Likewise, Hudson (316) argues that “[i]n this Darwinian world, [the inhabitants of Never Land] compete for survival in primitive battles.” On the island, Peter Pan and the Lost boys are constrained to share their territory with Hook and his pirate gang, vicious ‘Redskins’ [2] , treacherous mermaids, and bloodthirsty animals so conflict is never far off. In Act 3 Pan and the Lost Boys face the pirates in a major battle when Pan commands, “Boys, lam into the pirates”( PP 118). In the following chapter, Barrie also depicts Peter as a truly barbaric creature with “a sword in his hand, the same he slew Barbicue [sic] (a pirate) with; and in his eye is the lust for battle”(PP 144). Furthermore in Act 4, one encounters a second battle, although this time between two different ‘species’, to be precise, the ‘Redskins’ and the pirates. During the fight, the author invokes the ferocity of the battle even more by implementing terms which reinforce the image of warfare, such as  “carnage”, “attack”, “scalp”, “foe”, “tomahawked “and “onslaught” (PP144-145). Ultimately, as Jack suggest: “Peter Pan is, throughout, a tale of battles” (159).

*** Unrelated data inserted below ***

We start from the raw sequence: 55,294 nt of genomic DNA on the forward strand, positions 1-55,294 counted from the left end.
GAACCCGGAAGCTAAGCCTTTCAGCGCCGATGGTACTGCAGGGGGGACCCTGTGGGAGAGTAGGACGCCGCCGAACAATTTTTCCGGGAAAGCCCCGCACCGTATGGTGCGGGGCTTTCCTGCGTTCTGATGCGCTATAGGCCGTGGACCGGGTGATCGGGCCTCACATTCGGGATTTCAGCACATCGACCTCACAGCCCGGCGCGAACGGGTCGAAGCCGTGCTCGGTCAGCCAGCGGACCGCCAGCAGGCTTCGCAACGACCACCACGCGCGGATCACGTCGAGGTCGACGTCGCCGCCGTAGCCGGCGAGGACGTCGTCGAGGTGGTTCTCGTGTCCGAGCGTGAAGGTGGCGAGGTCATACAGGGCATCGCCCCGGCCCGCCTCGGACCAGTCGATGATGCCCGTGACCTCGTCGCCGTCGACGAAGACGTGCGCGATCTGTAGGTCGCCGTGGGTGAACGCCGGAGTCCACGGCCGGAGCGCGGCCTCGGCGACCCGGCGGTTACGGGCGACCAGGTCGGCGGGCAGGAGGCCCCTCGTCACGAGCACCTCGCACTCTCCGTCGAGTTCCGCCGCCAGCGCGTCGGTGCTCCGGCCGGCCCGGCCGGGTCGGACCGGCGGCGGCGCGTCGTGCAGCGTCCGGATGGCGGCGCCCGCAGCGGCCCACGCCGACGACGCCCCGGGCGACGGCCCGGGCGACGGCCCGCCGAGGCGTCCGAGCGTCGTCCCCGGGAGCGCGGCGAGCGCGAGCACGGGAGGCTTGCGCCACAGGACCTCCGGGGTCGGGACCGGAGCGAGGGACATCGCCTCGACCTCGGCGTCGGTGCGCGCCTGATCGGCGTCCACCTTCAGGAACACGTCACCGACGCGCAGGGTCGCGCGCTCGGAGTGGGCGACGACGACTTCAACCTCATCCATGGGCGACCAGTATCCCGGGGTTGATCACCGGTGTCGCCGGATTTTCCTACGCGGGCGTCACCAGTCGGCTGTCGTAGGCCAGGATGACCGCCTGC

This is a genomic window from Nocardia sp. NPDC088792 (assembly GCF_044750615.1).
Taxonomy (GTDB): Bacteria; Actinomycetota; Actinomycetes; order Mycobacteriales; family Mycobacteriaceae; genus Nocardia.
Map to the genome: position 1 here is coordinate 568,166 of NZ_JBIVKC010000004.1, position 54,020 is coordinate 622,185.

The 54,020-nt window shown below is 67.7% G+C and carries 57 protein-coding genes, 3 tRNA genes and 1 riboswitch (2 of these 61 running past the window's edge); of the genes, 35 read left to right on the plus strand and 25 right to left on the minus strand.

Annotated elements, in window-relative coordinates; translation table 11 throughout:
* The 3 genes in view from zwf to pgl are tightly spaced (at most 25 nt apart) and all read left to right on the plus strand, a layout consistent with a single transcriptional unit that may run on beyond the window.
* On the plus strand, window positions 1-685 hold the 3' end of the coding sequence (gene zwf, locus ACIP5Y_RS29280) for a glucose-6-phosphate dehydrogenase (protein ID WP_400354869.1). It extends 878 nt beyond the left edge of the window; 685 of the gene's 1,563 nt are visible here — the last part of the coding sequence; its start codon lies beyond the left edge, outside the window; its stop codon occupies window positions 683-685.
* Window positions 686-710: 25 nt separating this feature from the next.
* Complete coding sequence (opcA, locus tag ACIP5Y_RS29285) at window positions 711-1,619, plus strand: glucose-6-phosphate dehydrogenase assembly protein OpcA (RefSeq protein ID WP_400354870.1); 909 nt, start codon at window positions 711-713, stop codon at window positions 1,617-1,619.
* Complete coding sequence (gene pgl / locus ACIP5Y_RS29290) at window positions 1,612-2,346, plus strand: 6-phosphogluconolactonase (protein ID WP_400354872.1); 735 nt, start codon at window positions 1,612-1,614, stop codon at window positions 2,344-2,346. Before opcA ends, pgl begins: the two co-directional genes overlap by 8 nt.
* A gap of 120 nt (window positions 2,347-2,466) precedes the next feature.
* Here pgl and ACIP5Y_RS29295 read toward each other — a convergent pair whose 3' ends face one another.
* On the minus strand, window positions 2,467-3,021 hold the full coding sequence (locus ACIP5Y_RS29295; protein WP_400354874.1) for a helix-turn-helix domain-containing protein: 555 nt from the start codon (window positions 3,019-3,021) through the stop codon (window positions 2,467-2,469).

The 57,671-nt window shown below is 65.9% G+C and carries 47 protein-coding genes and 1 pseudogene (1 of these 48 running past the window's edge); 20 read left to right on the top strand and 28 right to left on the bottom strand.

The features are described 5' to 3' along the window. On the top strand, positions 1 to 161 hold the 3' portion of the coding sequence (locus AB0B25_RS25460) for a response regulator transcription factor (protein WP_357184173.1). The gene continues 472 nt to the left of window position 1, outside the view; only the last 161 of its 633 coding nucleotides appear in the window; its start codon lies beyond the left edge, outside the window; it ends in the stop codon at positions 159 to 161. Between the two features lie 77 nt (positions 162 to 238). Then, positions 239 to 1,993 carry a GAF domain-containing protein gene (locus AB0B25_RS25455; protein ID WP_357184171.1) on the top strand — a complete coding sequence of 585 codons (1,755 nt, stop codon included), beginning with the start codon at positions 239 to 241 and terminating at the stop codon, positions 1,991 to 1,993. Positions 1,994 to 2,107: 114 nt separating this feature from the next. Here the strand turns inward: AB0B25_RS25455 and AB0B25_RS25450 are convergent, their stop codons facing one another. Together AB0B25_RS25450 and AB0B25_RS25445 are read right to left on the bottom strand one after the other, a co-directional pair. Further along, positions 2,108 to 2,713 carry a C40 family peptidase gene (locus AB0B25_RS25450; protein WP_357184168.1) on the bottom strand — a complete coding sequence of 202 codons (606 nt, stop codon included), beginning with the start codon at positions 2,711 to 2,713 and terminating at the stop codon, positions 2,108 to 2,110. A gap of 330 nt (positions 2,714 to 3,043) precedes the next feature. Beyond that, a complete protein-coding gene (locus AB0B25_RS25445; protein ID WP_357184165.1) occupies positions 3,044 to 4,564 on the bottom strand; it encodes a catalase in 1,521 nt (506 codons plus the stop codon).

Consequently, throughout the play the reader acknowledges the constant threat under which the Lost boys find themselves, mainly caused by the pirates. One of the Lost boys, Tootles, affirms this constant menace when he communicates, “I am always afraid of the pirates when Peter is not here to protect us” (Peter Pan, or the boy who would not grow up 81; from here onwards PP). Subsequently, Tootles’ anxiousness is justified since Hook proclaims: “I want to mischief all the seven. Scatter and look for them” (PP 86). Later on he even exclaims, “[a] holocaust of children, there’s something grand in the idea” (PP 164). Next to the threat of the pirates, the boys also need to be aware that they are not pulled into the water and drowned while playing at Mermaids Lagoon.